There’s still lots more growing out on the bushes, so we should be well supplied for broccoli for a while.

We’ve had a couple of minor frosts in the last few weeks which has killed off the pumpkin vines, so I need to get out and collect the pumpkins now. That might be tomorrows job, today HAS to be an office day!

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Mushrooming Time!!

Its mushroom time!!  Besides our middle son – Danny, the rest of us LOVE mushrooms.  And we particularly love this time of the year when they are growing wild in the paddocks and we can pick them.  This was yesterday’s collection, just from the paddock around the house where Pickles our dairy cow spends some of her time.

Mushroom photo

It can be a bit of risk collecting and eating wild mushrooms.  We’ve been collecting ours for a few years now, so we are confident that they are safe, and if you are ever in any doubt, you are best to avoid it.  One of the main poisonous mushrooms that are confused with edible ones, is the yellow staining mushroom.  They look very similar in the paddock.  However apparently this yellow staining mushroom will bruise a yellowish colour and if you cut the base of the stem it is quite obviously yellow inside.  As you can see, the mushrooms that grow in our paddocks are white in the stem when they are young, and as the mushroom matures the stem turns a bit pinky brown inside.
05 Mushrooms 02


I’ve been doing some playing lately with reversing my lens to get some closeup – macro – shots.  I thought the undersides of the mushrooms would be perfect subject matter…..  What do you think?  I still need practice, as it is very difficult to hold the camera still, while I’m also hand-holding the lens, unattached and reversed, on the front of the camera body.  Its fun though, and can give some really interesting effects. 05 Mushrooms 04

05 Mushrooms


Here is a little group of mushrooms that I found this afternoon, as I was going around the sheep.  As you can see they can grow fairly big.  I didn’t pick these, as they looked too big, and they have a very strong taste when they are this large.  Also a couple looked as if a sheep had been nibbling on the side….!

Mushroom photo

That’s my boot in the photo, so you can get an idea of the size of these mushies!



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Adventures in Sweet Chilli Sauce



We have a couple of chilli bushes in the herb garden – a Jalapeño, and one of these below, I call it “mystery” variety.  Its very pretty, as the chillies are quite short, and the whole bush is more of a ground cover than a bush.  Danny has been keen to make some of our own Sweet Chilli Sauce, my boys LOVE spicy food –  so he picked a bunch of the reddest chillies and off we went!

Chilli plant photo


The recipe we used is one I made a few years ago and the quantities of ingredients depends on the “hotness” of the chillies.  I can’t remember where I got it from originally, but I did a quick web search, before we started and the general recipe is quite similar on lots of different recipe sites.bowl of chillies photo


First we topped all the chillies.  If they were a bit bigger I would have scrapped quite a few of the seeds out also, but that would have been a laborious task with our babies.  The chillies and three garlic cloves (because that was all we had, probably would have preferred to add more if we had them) into the food processor with about half a cup of vinegar.Chilli photo

Chilli photo

Once they were chopped finely I scrapped them into the pot and added 4 cups of vinegar and 3 cups of sugar.  Basically all I did next was brought it to the boil, stirring until the sugar dissolved, then tasted it.    Ohhhh Boyyyyy! Very hot!  So we added another cup of vinegar and half a cup of sugar.  Dissolved and tasted!   Still veeeerrrrrrry hot.  Another cup of vinegar and half a cup of sugar.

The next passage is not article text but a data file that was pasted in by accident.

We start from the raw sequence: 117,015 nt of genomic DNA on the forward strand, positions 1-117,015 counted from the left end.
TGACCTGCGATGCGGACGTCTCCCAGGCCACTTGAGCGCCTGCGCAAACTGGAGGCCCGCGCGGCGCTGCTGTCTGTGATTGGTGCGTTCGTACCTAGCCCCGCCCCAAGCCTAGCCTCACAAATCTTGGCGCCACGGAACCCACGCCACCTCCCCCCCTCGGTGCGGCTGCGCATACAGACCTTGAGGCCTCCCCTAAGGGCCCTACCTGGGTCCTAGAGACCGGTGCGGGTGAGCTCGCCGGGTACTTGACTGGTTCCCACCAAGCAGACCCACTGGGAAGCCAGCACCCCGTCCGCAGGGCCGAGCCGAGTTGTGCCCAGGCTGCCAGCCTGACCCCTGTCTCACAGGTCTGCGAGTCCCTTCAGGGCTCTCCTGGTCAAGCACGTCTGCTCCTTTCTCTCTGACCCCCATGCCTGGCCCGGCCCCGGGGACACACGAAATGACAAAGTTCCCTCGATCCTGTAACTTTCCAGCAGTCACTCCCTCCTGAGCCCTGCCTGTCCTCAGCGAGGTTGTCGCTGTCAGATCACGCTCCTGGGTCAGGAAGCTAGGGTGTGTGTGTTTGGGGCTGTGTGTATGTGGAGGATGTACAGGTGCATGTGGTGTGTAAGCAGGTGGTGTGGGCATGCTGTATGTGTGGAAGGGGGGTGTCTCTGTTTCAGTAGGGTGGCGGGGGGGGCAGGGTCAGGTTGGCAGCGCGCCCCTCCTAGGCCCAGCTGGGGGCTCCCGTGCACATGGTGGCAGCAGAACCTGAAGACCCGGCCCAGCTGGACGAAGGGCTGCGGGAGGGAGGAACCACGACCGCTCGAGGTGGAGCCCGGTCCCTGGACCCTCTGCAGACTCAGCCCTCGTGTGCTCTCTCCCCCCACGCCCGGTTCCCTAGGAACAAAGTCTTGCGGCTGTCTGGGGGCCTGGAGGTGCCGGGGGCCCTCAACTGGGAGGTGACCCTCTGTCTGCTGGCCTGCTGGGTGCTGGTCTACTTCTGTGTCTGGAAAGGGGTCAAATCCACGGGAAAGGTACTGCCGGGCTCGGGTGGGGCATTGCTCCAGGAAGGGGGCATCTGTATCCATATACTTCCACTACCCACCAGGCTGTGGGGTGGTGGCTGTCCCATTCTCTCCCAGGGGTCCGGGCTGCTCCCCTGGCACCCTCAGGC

Danny tasted it, he thought it was fine, but for me still a bit too uncomfortable to cover my spaghetti with it.  I remember reading somewhere that lemon or lime juice can act as a means of decreasing the heat in chillies, so I added the juice of one lemon, another cup of vinegar and another 3/4 cup of sugar.  Once it was all dissolved and mixed well, another taste and I was happy.  It still has a good punch, but at least it doesn’t leave you gasping!Chilli sauce photo


Once I was happy with the taste I left it simmering for about an hour.  This allows it to reduce and thicken.  Then we poured it into hot sterilised jars and sealed them.Sweet Chilli sauce photoYou would think with all that vinegar we would have had a bucket of sauce, but because it reduces so much, we were left with just under  2  litres.  Still with its level of spiciness we won’t need to use too much.  Also I probably should have only let it simmer for maybe 45 minutes as it is very thick – possibly a bit jam like!

I’d love to know other peoples recipes for Sweet Chilli Sauce…. let me know in the comments if you have a good link.


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Bottling Tomatoes

Well finally I’m getting some significant tomato harvest – I was so sure they wouldn’t ripen in time, as the whole vegie garden has been very slow this year.  But I have managed to pick a few good handfuls each day for the last week or so, and they’ve been steadily accumulating.  Besides tomato sauce, the main way our household uses tomatoes is as tinned tomatoes in casseroles, pasta sauces, etc – so I always try to preserve as many as I can to use in this way through out the year.  And considering that I have already made my sauce for this year, from bought tomatoes, any that come in from now on will be preserved in jars.  When doing this I literally just quarter the tomatoes (removing any bad bits), push them into the jars quite tightly, drop a garlic clove or two on top, and fill with water.

Then I process them in a water bath for about an hour.

Bottled tomatoes canned tomatoes


I have also made a couple of batches of semi dried tomatoes.

Semi-dried tomatoes photo


Balancing Rock Farm Semi-Dried Tomatoes

Quarter tomatoes, removing any bad bits

Put in a bowl, with a bunch of chopped basil and/or oregano, and as much garlic as you like.  Add enough olive oil to coat the tomatoes.

Lay in single file on a baking tray, and place in a cool oven for up to 8 hours.